And then there's the big final battle between Luffy and Doflamingo, which seems to come to a climax here but looks like it's going to stretch into at least the first few chapters of the next volume. It's one of those high-energy fights that Eiichiro Oda does so well, somehow managing to keep raising the stakes further than they already are throughout, with Doflamingo beginning to make the "birdcage" surrounding the kingdom contract, which will eventually end up killing everyone inside, and the seemingly-defeated Trafalgar Law managing to strike more blows against Doflamingo at the last moment. But Doflamingo is cunning and resilient, and he manages to survive even though Luffy keeps doing awesome stuff like this:

So that means Luffy has to shift his powers into "Gear Four". We had previously seen him use additional "gears" when he came up with new levels of his abilities, but this one is especially weird and goofy. It involves him pumping his body up into a form that resembles a muscular balloon and then using his psychic "Haki" powers to armor himself up and resist any damage. This allows him to basically fly and keep attacking, but he can also sort of telescope his arms to deal incredibly powerful blows:

It's one of those signature One Piece moments that's silly but effective, and Oda sells it by demonstrating Luffy's anger and determination. He also throws in some extra drama by having King Riku exhort his citizens to not give up, even though their situation seems hopeless:

Those are the sorts of moments that I love in this manga; scenes that are awe-inspiring in their awesomeness and plain in their emotions, while still retaining a sense of fun and adventure even in the midst of high-stakes battles. This series continues to be pretty great, and I can't wait to cheer at what I expect to be the resolution to this long storyline in the next volume. And then it'll be back to waiting for a few more years for the next big moment like this, but based on past experience, it will all be worth it.

Saturday, June 4, 2016

Something New: It's good for when you're feeling Something Blue

Something New: Tales from a Makeshift Bride
By Lucy Knisley
Published by First Second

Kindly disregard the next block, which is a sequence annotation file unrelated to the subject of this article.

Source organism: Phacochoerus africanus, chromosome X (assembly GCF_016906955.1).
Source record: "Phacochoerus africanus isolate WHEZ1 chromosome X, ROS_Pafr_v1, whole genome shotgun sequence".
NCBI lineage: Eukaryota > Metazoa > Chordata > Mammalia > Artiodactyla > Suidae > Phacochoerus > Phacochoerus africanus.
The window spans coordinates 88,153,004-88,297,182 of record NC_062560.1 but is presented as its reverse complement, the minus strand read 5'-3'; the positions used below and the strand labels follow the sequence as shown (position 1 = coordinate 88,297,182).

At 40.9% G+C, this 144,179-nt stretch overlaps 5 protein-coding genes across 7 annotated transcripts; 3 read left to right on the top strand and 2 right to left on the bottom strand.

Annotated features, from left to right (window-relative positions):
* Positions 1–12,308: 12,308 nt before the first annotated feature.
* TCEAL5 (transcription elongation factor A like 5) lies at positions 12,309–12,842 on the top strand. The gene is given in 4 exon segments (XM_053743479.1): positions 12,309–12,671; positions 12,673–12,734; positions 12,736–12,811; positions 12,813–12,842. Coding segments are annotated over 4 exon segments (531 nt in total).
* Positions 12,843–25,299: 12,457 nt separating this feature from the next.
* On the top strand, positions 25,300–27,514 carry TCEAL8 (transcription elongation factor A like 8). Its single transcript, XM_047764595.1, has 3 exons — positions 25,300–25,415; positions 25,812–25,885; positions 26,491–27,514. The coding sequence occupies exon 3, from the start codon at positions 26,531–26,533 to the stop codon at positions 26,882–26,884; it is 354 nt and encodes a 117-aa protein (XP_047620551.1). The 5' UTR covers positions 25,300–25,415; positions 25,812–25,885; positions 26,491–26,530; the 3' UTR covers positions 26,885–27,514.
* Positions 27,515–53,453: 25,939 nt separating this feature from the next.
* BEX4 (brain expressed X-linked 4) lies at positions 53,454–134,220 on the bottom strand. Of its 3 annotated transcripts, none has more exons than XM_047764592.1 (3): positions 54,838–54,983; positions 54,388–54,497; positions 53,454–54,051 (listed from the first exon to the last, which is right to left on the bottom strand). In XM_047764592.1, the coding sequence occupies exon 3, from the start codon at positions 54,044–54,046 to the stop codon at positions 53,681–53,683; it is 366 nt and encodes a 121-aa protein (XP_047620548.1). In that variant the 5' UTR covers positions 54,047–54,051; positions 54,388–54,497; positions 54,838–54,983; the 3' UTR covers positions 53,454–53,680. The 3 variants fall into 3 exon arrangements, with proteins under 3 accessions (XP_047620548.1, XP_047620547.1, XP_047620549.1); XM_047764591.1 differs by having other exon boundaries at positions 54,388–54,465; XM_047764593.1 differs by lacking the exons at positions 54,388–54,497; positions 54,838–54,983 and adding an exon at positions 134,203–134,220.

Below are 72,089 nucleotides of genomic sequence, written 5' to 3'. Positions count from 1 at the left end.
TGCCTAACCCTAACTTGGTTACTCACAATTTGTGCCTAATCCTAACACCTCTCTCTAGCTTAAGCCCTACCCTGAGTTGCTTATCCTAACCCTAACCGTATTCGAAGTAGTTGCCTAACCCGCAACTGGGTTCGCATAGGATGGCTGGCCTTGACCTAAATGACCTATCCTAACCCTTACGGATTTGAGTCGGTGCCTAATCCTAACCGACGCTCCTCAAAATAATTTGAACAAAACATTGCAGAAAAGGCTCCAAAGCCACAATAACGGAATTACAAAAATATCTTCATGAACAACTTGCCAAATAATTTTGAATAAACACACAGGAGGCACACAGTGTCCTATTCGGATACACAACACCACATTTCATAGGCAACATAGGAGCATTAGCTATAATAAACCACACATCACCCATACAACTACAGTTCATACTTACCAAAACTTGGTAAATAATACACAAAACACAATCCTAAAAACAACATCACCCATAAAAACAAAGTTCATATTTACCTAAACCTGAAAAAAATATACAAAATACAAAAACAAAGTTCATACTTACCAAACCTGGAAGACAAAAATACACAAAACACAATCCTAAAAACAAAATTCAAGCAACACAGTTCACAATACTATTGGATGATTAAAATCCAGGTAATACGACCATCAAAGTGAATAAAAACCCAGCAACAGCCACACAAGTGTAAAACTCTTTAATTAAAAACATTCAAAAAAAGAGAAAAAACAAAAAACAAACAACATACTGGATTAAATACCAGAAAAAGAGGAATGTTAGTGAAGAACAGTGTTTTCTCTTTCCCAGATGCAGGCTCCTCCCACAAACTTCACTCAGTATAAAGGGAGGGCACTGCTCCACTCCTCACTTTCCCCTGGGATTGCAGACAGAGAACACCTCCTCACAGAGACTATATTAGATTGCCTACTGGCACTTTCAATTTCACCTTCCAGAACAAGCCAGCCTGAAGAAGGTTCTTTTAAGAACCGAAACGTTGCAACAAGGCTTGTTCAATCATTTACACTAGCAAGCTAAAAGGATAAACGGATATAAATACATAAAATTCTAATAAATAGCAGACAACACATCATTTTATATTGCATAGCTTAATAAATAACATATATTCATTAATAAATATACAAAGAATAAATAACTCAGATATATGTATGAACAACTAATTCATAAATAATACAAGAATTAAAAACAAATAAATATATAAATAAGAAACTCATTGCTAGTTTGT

I love Lucy Knisley's comics. I've been following her work for years (I first mentioned her on this blog way back in 2008), and it's been wonderful to see her continued success as she has published multiple books. Since she uses her comics to tell autobiographical stories that offer a lot of insights into who she is, I feel like I've gotten to know her as a sort of friend, and with books like this (and her next book, which will be about her experience with pregnancy), which cover major life experiences, I feel like I get to celebrate them along with her.

As the title indicates, this particular book is all about Knisley's wedding, and she covers the experience in her usual fashion, not just detailing the event itself, but also examining her feelings about marriage and weddings, looking at things from the perspective of a modern-day feminist and trying to find a way to satisfy her own wants and needs alongside those of her family and friends. She's as insightful as ever, examining her reservations about weddings by looking at the sometimes-unsettling history of marriage where brides were treated as property and the ongoing struggles of certain marginalized groups who didn't always have the freedom she does to marry the person she loves, as well as all the weird baggage that societal expectations and the wedding industry bring to the affair. She also delves into her own feelings about subjects as varied as shopping for a wedding dress, clashing with her mother about plans for the ceremony and reception, and, of course, the food that will be served, using her lovely illustrations to ensure that it's never boring.

And this doesn't all happen in a vacuum, either. Rather than just jumping in to the story as planning for the wedding is beginning, Knisley takes the time to detail the history of her relationship with her husband and how, even after ending their long-term relationship because they felt the disagreed about what they wanted for their lives, they ended up engaged and planning a life together. It's a touching story, and one that pulls the reader in and gets them invested in the event itself, providing understanding of why it's so important to everyone involved.

Knisley also finds plenty of humor in everything, whether she's pointing out her own bridal foibles that come from the stress of wanting everything to be perfect or throwing in amusing collections of wedding-related products (custom-engraved bullets!), explanations of various traditions, or wedding themes that she considered (The X-Files!). As emotional as all of this can get, she keeps the tone light, and as the book gets closer to the big day, I was cheering her on as she solved problems, put her crafting skills to work to create decorations and handmade gifts, and gathered her friends and family together in celebration.